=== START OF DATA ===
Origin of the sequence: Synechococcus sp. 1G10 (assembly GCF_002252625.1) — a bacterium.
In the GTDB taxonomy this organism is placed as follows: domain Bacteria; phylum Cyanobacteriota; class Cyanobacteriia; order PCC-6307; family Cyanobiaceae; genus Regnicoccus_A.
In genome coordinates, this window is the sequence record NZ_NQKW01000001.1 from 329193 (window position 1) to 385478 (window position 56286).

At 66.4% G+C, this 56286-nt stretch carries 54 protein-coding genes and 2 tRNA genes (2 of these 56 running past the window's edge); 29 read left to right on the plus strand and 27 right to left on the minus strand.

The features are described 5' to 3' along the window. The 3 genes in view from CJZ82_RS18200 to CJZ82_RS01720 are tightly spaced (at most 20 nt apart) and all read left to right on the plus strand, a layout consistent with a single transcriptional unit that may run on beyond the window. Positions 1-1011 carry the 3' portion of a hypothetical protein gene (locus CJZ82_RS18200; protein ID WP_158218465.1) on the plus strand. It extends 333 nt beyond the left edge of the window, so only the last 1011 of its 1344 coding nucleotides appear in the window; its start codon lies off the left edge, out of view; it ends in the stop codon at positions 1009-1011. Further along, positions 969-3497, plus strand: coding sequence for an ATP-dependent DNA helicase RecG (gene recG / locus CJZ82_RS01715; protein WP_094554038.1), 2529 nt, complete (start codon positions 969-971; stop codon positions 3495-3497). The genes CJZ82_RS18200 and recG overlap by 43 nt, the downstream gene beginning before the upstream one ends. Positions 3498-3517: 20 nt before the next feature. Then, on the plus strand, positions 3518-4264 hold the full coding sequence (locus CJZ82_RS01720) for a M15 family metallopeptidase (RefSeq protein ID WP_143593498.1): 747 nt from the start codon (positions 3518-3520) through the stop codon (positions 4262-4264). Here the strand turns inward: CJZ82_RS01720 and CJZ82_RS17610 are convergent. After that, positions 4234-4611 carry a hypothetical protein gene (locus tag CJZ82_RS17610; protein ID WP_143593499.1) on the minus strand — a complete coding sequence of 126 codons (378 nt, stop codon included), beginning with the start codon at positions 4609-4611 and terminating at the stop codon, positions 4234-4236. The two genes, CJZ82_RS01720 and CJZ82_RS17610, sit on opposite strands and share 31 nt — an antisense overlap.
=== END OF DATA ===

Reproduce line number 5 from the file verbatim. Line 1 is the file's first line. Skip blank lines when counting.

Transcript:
The features are described 5' to 3' along the window. The 3 genes in view from CJZ82_RS18200 to CJZ82_RS01720 are tightly spaced (at most 20 nt apart) and all read left to right on the plus strand, a layout consistent with a single transcriptional unit that may run on beyond the window. Positions 1-1011 carry the 3' portion of a hypothetical protein gene (locus CJZ82_RS18200; protein ID WP_158218465.1) on the plus strand. It extends 333 nt beyond the left edge of the window, so only the last 1011 of its 1344 coding nucleotides appear in the window; its start codon lies off the left edge, out of view; it ends in the stop codon at positions 1009-1011. Further along, positions 969-3497, plus strand: coding sequence for an ATP-dependent DNA helicase RecG (gene recG / locus CJZ82_RS01715; protein WP_094554038.1), 2529 nt, complete (start codon positions 969-971; stop codon positions 3495-3497). The genes CJZ82_RS18200 and recG overlap by 43 nt, the downstream gene beginning before the upstream one ends. Positions 3498-3517: 20 nt before the next feature. Then, on the plus strand, positions 3518-4264 hold the full coding sequence (locus CJZ82_RS01720) for a M15 family metallopeptidase (RefSeq protein ID WP_143593498.1): 747 nt from the start codon (positions 3518-3520) through the stop codon (positions 4262-4264). Here the strand turns inward: CJZ82_RS01720 and CJZ82_RS17610 are convergent. After that, positions 4234-4611 carry a hypothetical protein gene (locus tag CJZ82_RS17610; protein ID WP_143593499.1) on the minus strand — a complete coding sequence of 126 codons (378 nt, stop codon included), beginning with the start codon at positions 4609-4611 and terminating at the stop codon, positions 4234-4236. The two genes, CJZ82_RS01720 and CJZ82_RS17610, sit on opposite strands and share 31 nt — an antisense overlap.